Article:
Home > Carter Reed 2 (Carter Reed #2)

Carter Reed 2 (Carter Reed #2)
Author: Tijans Books

“There’s a man watching you.” Theresa nudged me with her elbow behind the table. As soon as the words left her, a hush fell over the group. We were at Joe’s for drinks after work with our coworkers, and all eyes turned my way.

I didn’t want to look, so I didn’t. Picking up my beer instead, I shrugged. “It’s probably paparazzi—”

“It’s not.”

My words died in my throat. Theresa had become a good friend. She knew what I went through—the real story, not the story every media outlet was reporting—and in the beginning, she enjoyed the attention. Everywhere we went, the reporters were there. Carter Reed was their obsession. He was gorgeous with wolf-like blue eyes, chiseled cheekbones, and broad shoulders that tapered to a thin waist. Even though he was usually photographed in a business suit or a tuxedo on the way to formal events, I knew thousands of women’s mouths watered at the thought of what he looked like underneath those clothes. Carter was gorgeous, which made the reporters and their audience love him. But what really made them salivate for any shred of information about him was his association with the Mauricio family.

In addition to being gorgeous, Carter was dangerous. He was known to be an assassin for a local mafia family, but what wasn’t known to anyone beyond a select few, was that he was out. He’d bought his way out, and he’d done it for me. He’d also bought my life back after I killed a member of a rival mafia family while trying to save my friend. Those were our secrets.

Almost a year later, when my choices had seemed to be die or run for my life, I went to Carter: my brother’s best friend from childhood, the guy I knew because he’d slept on our couch for so many nights. This was still how I preferred to think of him, not as the man the city knew as the Cold Killer, Carter Reed. He was my soul mate.

But when I heard the low warning tone of Theresa’s words, every part of me went on alert. My expression didn’t change, but I mentally ran through the possibilities of who this man could be and why he might be watching.

A low buzz began around the table and then someone asked, “What do you need from us, Emma?”

I looked toward the voice, confused.

It was a secretary for one of the senior officers from The Richmond. Her eyebrows were fixed forward, bunched together, and her lips pressed in a flat line. I’d never talked to her before we sat together this evening. Six months ago, I would not have gotten this reception. People would’ve gossiped and judged. But now, as I surveyed the rest of the table, it seemed they wanted to help.

Then I felt a presence at my elbow and looked up. It was Thomas, the security guard Carter had appointed as my personal bodyguard. I had three of them at all times: Thomas, Mike, and Peter. They all looked the same. Tall. Imposing. Built like professional athletes, but with the skills to disappear like ghosts or stand and fight the best of the best. Carter trained all his men himself. I knew they moved with the gracefulness of a cat, appearing and disappearing when they chose, but the abrupt arrival of one of my bodyguards could still cause my breath to catch in my throat. Once again, a hush fell over the group around the table. Half of the girls recoiled from the intimidating presence, while the other half were probably trying to figure out how to take Thomas home with them.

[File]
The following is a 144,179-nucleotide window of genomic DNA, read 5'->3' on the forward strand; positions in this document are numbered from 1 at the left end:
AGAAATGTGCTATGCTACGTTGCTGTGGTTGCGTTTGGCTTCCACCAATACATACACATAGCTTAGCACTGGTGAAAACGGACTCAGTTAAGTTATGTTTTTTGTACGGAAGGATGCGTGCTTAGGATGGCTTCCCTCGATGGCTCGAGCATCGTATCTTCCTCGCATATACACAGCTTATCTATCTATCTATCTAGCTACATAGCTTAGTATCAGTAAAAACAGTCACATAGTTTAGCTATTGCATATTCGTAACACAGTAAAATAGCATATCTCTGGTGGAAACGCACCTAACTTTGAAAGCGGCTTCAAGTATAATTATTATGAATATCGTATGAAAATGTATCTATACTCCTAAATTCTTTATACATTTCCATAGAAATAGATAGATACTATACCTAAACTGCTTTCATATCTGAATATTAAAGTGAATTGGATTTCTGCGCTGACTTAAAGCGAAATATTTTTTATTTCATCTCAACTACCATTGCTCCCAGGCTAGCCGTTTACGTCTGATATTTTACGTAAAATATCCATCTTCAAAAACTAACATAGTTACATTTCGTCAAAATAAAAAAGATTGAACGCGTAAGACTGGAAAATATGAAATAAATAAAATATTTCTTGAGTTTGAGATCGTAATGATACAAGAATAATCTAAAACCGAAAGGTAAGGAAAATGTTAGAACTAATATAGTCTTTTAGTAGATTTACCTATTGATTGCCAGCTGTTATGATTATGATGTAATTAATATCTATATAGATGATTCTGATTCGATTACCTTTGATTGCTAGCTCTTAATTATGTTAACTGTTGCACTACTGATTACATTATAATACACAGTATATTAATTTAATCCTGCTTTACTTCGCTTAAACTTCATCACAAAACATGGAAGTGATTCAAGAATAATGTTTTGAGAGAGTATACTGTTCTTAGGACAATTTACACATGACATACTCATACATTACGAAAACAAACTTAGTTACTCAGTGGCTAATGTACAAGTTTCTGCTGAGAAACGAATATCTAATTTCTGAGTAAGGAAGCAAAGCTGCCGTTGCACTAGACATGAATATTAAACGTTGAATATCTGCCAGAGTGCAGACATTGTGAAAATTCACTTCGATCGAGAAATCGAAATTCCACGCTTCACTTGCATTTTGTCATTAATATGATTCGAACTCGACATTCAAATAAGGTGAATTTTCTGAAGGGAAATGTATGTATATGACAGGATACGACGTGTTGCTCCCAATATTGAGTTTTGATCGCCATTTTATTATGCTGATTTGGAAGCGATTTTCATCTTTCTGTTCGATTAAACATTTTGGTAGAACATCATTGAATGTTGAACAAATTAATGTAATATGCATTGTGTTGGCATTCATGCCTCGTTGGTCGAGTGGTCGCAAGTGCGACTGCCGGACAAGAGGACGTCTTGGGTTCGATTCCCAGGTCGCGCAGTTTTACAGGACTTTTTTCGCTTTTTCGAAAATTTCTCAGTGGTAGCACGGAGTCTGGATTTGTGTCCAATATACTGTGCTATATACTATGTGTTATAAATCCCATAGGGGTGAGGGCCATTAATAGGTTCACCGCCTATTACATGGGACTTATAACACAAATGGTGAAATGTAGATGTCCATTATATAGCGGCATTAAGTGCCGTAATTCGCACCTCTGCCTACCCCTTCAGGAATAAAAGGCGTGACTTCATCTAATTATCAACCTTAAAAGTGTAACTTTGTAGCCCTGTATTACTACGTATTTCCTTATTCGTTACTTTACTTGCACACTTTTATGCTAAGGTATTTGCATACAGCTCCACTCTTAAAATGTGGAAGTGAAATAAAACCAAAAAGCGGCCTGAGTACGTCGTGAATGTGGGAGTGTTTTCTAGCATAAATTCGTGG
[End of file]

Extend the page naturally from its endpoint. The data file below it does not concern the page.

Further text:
“We should go, Miss Martins.”

I shot him a look.

The corner of his mouth lifted. “Emma.”

“That’s better.”

His hand came to my elbow and he said again, so politely and yet with authority, “We should be going, Miss Emma.”

Ah. A compromise. I saw the flash of humor in his eyes and shook my head as a grin tugged at my lips. I slid off my stool and turned to Theresa. “Did you want a ride?”

She started to shake her head, then grabbed at the table for balance. With a laugh, she replied, “Yeah, maybe. I think I drank that last pitcher all by myself.”

A woman laughed from across the table. “You and me, Theresa. I think we shared it.”

“Yeah. Probably.” Theresa gave her a slight smile, grabbing her purse and straightening her clothes as she stood. She moved close to me and gave a nod. “I’m ready to go.”

Oh, yes. Theresa had forgotten to pay. Laughing softly, I reached into my purse and laid a hundred-dollar bill onto the table. It would cover the two pitchers we ordered and the pizza we shared with the rest. The group called good-bye behind us as we headed out the door, and I lifted a hand in response. Theresa bent her head forward and was already out the door, moving in front of me. When I felt the cold winter air, I grabbed the sides of my coat and pulled them tight around me, bunching my shoulders together. I mimicked the way Theresa crossed the sidewalk to the waiting car. Dashing in after her, as Thomas held the door, I heard that guy calling from farther down the sidewalk.

“Miss Nathans!”

Whoever that was, it wasn’t me. He had the wrong person. I relaxed a little bit. He wasn’t someone I needed to worry about. I climbed inside, and Thomas sat beside me, shutting the door.

I glanced at him, surprised. He usually shut the door and went to the front seat, but not this time. Another guard was already seated inside the limo, across from us, and he avoided my gaze. He pressed his intercom. “We’re good to go.”

The car moved into traffic.

Theresa groaned, folding over to pinch her forehead with her hand. “That last pitcher was too much.” She lifted tormented eyes to me. “When am I going to remember I’m a wine girl? I’m getting old, Emma. Beer doesn’t sit well with me anymore.”

   
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